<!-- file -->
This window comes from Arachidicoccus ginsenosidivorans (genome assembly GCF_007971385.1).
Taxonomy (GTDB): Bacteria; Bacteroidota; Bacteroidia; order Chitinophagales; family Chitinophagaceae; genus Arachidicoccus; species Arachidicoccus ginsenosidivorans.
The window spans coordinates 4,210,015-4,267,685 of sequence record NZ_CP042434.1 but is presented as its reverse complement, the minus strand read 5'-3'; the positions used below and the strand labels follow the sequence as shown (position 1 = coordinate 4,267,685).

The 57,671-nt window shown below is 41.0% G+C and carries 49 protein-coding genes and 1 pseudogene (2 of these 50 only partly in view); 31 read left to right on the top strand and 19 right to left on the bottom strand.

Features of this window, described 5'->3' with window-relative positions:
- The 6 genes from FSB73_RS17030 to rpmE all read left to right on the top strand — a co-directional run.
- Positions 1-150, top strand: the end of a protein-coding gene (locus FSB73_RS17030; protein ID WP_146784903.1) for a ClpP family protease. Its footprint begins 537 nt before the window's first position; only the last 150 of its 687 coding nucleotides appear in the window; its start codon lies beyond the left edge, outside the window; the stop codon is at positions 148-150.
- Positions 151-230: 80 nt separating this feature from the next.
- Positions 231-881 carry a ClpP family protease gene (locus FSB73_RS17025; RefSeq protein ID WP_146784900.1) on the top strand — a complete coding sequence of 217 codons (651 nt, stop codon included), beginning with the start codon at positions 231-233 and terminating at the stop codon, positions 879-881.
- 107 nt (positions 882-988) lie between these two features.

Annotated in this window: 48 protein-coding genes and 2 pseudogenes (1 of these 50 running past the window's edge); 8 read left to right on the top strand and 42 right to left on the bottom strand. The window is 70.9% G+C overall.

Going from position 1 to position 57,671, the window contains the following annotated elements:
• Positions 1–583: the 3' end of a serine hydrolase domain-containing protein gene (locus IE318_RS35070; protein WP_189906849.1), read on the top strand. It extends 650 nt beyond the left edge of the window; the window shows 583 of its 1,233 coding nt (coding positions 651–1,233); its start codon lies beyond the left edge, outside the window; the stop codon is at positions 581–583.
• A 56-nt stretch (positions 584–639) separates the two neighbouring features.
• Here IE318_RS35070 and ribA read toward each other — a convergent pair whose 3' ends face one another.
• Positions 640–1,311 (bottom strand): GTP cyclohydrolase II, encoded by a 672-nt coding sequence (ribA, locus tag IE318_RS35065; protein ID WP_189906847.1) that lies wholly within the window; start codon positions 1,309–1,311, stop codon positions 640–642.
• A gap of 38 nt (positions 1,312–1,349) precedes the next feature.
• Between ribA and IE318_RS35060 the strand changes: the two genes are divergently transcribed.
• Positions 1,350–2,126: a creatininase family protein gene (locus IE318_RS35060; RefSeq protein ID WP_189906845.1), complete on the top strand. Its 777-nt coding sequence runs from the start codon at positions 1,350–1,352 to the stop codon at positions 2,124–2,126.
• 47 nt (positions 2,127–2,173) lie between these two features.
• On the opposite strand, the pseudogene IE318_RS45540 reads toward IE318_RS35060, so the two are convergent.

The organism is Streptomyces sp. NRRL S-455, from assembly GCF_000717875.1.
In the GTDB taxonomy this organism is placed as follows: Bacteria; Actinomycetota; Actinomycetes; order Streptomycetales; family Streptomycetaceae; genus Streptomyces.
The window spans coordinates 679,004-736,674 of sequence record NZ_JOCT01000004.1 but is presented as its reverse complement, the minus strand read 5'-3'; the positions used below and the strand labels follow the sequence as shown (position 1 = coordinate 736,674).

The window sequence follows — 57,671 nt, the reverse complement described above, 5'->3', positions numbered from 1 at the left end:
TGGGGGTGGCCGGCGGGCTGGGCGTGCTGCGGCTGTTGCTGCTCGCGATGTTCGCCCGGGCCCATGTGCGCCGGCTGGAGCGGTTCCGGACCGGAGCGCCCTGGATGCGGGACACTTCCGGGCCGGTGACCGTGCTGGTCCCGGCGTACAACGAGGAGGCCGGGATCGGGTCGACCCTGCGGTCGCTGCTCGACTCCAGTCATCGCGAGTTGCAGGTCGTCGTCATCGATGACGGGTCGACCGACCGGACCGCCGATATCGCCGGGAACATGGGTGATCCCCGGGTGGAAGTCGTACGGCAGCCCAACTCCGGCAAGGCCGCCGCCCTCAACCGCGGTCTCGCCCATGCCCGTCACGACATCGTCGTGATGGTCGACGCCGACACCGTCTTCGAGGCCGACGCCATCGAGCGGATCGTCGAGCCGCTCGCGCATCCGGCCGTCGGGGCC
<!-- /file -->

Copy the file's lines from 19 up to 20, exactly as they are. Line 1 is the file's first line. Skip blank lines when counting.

• Positions 1,350–2,126: a creatininase family protein gene (locus IE318_RS35060; RefSeq protein ID WP_189906845.1), complete on the top strand. Its 777-nt coding sequence runs from the start codon at positions 1,350–1,352 to the stop codon at positions 2,124–2,126.
• 47 nt (positions 2,127–2,173) lie between these two features.